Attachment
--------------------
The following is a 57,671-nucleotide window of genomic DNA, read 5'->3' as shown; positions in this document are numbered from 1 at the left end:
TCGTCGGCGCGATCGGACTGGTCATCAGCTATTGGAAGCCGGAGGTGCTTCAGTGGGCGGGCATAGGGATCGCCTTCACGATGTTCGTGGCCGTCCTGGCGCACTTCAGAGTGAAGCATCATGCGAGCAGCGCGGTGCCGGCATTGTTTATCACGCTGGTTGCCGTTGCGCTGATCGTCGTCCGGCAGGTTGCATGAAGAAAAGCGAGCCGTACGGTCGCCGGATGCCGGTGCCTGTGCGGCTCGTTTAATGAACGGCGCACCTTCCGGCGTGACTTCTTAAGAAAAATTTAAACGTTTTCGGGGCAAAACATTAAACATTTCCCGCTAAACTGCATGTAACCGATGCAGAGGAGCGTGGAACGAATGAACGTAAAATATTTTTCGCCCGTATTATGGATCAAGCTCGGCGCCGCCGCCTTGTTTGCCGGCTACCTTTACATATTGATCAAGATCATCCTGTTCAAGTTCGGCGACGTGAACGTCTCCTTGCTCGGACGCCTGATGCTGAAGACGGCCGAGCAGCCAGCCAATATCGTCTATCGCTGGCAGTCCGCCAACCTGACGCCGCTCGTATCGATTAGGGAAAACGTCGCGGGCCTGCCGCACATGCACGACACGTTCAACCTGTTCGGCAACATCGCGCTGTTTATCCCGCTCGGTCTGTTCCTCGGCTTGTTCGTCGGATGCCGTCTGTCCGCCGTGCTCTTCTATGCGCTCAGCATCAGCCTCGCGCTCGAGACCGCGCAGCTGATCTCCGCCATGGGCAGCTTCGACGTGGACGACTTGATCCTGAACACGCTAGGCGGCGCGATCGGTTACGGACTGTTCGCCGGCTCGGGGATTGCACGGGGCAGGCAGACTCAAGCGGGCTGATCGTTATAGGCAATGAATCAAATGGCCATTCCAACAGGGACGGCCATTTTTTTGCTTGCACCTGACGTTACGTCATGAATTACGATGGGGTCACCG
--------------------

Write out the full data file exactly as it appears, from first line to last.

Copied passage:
The following is a 57,671-nucleotide window of genomic DNA, read 5'->3' as shown; positions in this document are numbered from 1 at the left end:
TCGTCGGCGCGATCGGACTGGTCATCAGCTATTGGAAGCCGGAGGTGCTTCAGTGGGCGGGCATAGGGATCGCCTTCACGATGTTCGTGGCCGTCCTGGCGCACTTCAGAGTGAAGCATCATGCGAGCAGCGCGGTGCCGGCATTGTTTATCACGCTGGTTGCCGTTGCGCTGATCGTCGTCCGGCAGGTTGCATGAAGAAAAGCGAGCCGTACGGTCGCCGGATGCCGGTGCCTGTGCGGCTCGTTTAATGAACGGCGCACCTTCCGGCGTGACTTCTTAAGAAAAATTTAAACGTTTTCGGGGCAAAACATTAAACATTTCCCGCTAAACTGCATGTAACCGATGCAGAGGAGCGTGGAACGAATGAACGTAAAATATTTTTCGCCCGTATTATGGATCAAGCTCGGCGCCGCCGCCTTGTTTGCCGGCTACCTTTACATATTGATCAAGATCATCCTGTTCAAGTTCGGCGACGTGAACGTCTCCTTGCTCGGACGCCTGATGCTGAAGACGGCCGAGCAGCCAGCCAATATCGTCTATCGCTGGCAGTCCGCCAACCTGACGCCGCTCGTATCGATTAGGGAAAACGTCGCGGGCCTGCCGCACATGCACGACACGTTCAACCTGTTCGGCAACATCGCGCTGTTTATCCCGCTCGGTCTGTTCCTCGGCTTGTTCGTCGGATGCCGTCTGTCCGCCGTGCTCTTCTATGCGCTCAGCATCAGCCTCGCGCTCGAGACCGCGCAGCTGATCTCCGCCATGGGCAGCTTCGACGTGGACGACTTGATCCTGAACACGCTAGGCGGCGCGATCGGTTACGGACTGTTCGCCGGCTCGGGGATTGCACGGGGCAGGCAGACTCAAGCGGGCTGATCGTTATAGGCAATGAATCAAATGGCCATTCCAACAGGGACGGCCATTTTTTTGCTTGCACCTGACGTTACGTCATGAATTACGATGGGGTCACCG